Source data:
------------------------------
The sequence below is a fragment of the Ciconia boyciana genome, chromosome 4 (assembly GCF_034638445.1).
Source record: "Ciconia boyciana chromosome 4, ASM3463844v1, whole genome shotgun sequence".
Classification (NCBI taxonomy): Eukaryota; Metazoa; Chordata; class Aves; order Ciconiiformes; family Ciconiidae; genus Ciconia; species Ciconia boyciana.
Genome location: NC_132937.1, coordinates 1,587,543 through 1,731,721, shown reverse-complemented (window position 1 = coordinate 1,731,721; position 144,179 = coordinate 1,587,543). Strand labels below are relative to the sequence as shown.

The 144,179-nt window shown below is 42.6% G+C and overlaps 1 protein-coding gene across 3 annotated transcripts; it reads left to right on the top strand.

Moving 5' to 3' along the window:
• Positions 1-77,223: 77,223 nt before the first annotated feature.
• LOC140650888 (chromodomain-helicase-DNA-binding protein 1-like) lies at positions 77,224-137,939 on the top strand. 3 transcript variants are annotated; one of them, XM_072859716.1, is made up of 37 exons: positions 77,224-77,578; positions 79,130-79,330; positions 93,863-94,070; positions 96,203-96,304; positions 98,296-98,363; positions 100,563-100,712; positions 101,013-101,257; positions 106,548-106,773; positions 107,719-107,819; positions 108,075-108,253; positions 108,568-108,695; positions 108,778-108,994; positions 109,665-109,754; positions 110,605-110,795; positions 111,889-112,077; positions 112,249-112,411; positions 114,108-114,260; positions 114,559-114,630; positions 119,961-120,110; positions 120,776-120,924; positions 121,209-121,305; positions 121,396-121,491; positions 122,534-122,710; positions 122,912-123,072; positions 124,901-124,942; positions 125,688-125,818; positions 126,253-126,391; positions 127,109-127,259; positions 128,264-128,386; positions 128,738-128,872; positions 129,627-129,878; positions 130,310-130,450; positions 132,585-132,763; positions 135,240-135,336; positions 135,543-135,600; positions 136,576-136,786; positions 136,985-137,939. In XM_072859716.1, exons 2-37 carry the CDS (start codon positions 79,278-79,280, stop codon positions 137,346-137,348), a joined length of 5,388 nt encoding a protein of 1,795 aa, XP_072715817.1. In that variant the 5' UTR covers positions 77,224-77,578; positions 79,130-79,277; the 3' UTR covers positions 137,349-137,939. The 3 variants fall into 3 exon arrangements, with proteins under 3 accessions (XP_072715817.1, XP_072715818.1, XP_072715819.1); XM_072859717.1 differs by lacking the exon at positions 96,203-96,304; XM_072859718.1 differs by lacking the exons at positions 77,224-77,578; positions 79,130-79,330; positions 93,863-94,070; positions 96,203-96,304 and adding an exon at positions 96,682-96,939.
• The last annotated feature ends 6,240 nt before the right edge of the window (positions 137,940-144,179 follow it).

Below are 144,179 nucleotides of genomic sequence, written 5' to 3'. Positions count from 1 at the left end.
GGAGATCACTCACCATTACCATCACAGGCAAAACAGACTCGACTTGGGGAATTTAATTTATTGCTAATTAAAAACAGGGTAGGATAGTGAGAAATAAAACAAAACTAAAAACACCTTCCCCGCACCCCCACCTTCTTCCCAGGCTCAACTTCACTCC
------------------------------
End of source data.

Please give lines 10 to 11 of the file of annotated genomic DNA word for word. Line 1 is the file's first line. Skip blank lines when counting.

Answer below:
Below are 144,179 nucleotides of genomic sequence, written 5' to 3'. Positions count from 1 at the left end.
GGAGATCACTCACCATTACCATCACAGGCAAAACAGACTCGACTTGGGGAATTTAATTTATTGCTAATTAAAAACAGGGTAGGATAGTGAGAAATAAAACAAAACTAAAAACACCTTCCCCGCACCCCCACCTTCTTCCCAGGCTCAACTTCACTCC